Most law students claim to be indifferent to whether the places where they do their vocational training are known as law schools, colleges or universities. But they also display a strong preference for providers which are perceived to be high status. Hence the rise of the University of Law, BPP and Kaplan – all of which have various tie-ups with elite City law firms to deliver the LPC – at the expense of stricken Oxford Brookes and other smaller providers.
It's logical, then, that the law schools are keen to keep up with each other's latest moves. In this respect, the College of Law's recent morphing into the University of Law has left BPP – which is a mere 'University College' – particularly anxious to follow suit. Sadly, though, things haven't been going so well for the US-owned professional education titan...
Back in 2009, Essex beautician Georgina Blackwell caused a media storm when, without any legal training, she represented her mother in a High Court dispute against a large property company – and won. Sniffing a PR opportunity, BPP Law School immediately – and very publicly – offered Blackwell (pictured below) a full scholarship to do its then-newly launched LLB...
...but it would put pressure on chambers to fund the course – and could lead to it getting scrapped altogether, writes Lancaster University's Angus MacCulloch
The plight of thousands of aspiring barristers who invest large sums of money to undertake the BPTC, but are increasingly unlikely to secure pupillage, has encouraged a lively debate in and around the profession (see, for instance, contributions from The Law Horse, Alex Aldridge and BPP Law School CEO Peter Crisp).
In this debate competition law looms like a spectre; often being referred to but rarely being discussed.
It is also worth remembering that any question regarding access to the Bar is equally applicable to all other branches of the legal, and other, professions.
The Bar isn’t being singled out for attention, it just happens to be in the cross hairs at the moment.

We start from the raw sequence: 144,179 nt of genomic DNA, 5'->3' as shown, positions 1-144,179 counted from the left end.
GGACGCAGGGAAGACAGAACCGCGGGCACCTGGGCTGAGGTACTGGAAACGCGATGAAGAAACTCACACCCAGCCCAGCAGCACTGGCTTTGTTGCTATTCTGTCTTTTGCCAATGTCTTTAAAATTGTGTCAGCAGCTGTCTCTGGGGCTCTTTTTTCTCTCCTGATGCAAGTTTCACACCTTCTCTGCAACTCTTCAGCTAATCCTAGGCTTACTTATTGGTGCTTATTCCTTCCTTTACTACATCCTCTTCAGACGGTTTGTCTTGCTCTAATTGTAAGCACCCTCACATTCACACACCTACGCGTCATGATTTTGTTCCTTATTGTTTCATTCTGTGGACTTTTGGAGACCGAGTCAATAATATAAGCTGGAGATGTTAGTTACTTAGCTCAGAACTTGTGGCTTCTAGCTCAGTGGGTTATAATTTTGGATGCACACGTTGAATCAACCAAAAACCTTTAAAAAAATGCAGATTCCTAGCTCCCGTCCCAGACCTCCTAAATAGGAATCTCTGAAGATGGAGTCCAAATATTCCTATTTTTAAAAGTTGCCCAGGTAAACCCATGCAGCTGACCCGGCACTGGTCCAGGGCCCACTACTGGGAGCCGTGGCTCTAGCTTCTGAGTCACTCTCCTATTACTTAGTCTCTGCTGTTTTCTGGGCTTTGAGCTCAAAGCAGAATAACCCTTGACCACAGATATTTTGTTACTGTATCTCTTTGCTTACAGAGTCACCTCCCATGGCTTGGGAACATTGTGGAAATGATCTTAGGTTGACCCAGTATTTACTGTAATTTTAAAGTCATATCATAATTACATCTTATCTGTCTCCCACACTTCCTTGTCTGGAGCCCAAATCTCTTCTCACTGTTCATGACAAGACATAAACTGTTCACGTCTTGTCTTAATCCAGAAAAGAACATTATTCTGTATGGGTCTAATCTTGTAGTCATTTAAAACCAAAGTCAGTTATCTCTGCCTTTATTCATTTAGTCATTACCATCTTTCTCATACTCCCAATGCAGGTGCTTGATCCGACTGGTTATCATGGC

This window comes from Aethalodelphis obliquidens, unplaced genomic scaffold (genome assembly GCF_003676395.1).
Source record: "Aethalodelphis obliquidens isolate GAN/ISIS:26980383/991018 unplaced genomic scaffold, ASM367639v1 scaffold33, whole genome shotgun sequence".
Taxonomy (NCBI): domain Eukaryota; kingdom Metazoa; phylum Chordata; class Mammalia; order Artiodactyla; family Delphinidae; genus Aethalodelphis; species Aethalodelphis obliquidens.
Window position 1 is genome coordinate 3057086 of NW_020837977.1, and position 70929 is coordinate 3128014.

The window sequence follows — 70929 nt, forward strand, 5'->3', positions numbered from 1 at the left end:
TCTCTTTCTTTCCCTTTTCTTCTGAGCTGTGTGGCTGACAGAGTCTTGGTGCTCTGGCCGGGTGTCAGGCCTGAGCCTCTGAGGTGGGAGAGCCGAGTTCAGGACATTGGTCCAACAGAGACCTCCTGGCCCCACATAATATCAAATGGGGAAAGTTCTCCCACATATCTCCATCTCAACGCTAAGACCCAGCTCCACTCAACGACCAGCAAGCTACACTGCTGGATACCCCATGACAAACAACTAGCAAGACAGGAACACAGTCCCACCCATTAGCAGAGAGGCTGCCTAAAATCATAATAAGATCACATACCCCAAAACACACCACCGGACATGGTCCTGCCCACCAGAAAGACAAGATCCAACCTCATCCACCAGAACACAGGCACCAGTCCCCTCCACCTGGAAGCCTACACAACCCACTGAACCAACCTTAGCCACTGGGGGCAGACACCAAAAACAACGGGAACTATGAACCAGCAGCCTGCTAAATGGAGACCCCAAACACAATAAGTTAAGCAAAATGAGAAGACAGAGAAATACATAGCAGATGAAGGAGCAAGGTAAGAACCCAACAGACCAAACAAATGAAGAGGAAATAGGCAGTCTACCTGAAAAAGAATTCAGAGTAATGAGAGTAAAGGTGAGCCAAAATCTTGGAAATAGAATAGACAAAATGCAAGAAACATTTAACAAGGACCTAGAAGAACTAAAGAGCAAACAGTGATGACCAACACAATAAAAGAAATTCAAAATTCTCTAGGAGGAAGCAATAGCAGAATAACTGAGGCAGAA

The competition law issue is essentially very simple. The Bar Standards Board (BSB), as a professional body and regulator, controls the entry requirements for the profession. The competition authorities become concerned when it appears that the rules put in place by the regulator appear to favour the interests of the profession over that of others. The Competition Authority’s task is to ensure that the market for legal services operates in a manner which best serves the interests of the consumer.
When deciding who can practice at the Bar the rules should ensure the quality of legal services and, by facilitating healthy competition, ensure low prices and increased accessibility, by means of direct access or otherwise.
I’ll take a look at a few of the suggestions made for reform and tease out the competition problems before I pitch in my own thoughts.
On Sunday BPP Law School chief executive Peter Crisp became the latest – and most unlikely – person to (indirectly) lend his voice to the growing chorus of warnings against doing the Bar Professional Training Course (BPTC).
Speaking to The Sunday Times(£), Crisp said that he does "not advise going into criminal practice at the bar".
Now, wannabe lawyers, when a man who does very well out of the hundreds of students doing the BPTC each year at his venerable institution says don’t go to the criminal bar – which, of course, supplies a substantial proportion of the 450 annual available pupillages – it means there is REALLY SOMETHING VERY, VERY WRONG at the criminal Bar.
From that, you can draw the conclusion that even if you do get a pupillage at a criminal set, you’re probably still shafted: another very good reason not to do the BPTC unless you want to practise civil law (and are clever and good at advocacy).
Don’t believe me?
Silk returned for its second series last night, enraging the country’s more pedantic legal professionals – many of whom took to Twitter to vent their spleen at the show with outbursts along the lines of:
But there’s no such thing as female robing rooms!?
How dare they suggest our ethics could be compromised by the legal aid cuts!?
Judges can’t tell juries to find people guilty, god dammit!
We would never, ever use a euphemism like “swimming in the ladies pond”!
Meanwhile, there has been a huge spike in LLB, GDL, LPC and BPTC applications as a generation of youngsters aspire "to be the next Martha Costello".
Recently the actor Philip Glenister (pictured below), of Life on Mars and Mad Dogs fame, told the Guardian: “I look at my eldest and think, if you want to be an actor and earn some money, become a barrister. You can still wear a wig and get dressed up, but you earn. So let's get down the Old Bailey for a taster!”
And there you have the Bar Professional Training Course (BPTC) oversubscription problem in a nutshell. Want a cool, creative job, where you’re the centre of attention, and a secure, regular income too? Become a barrister.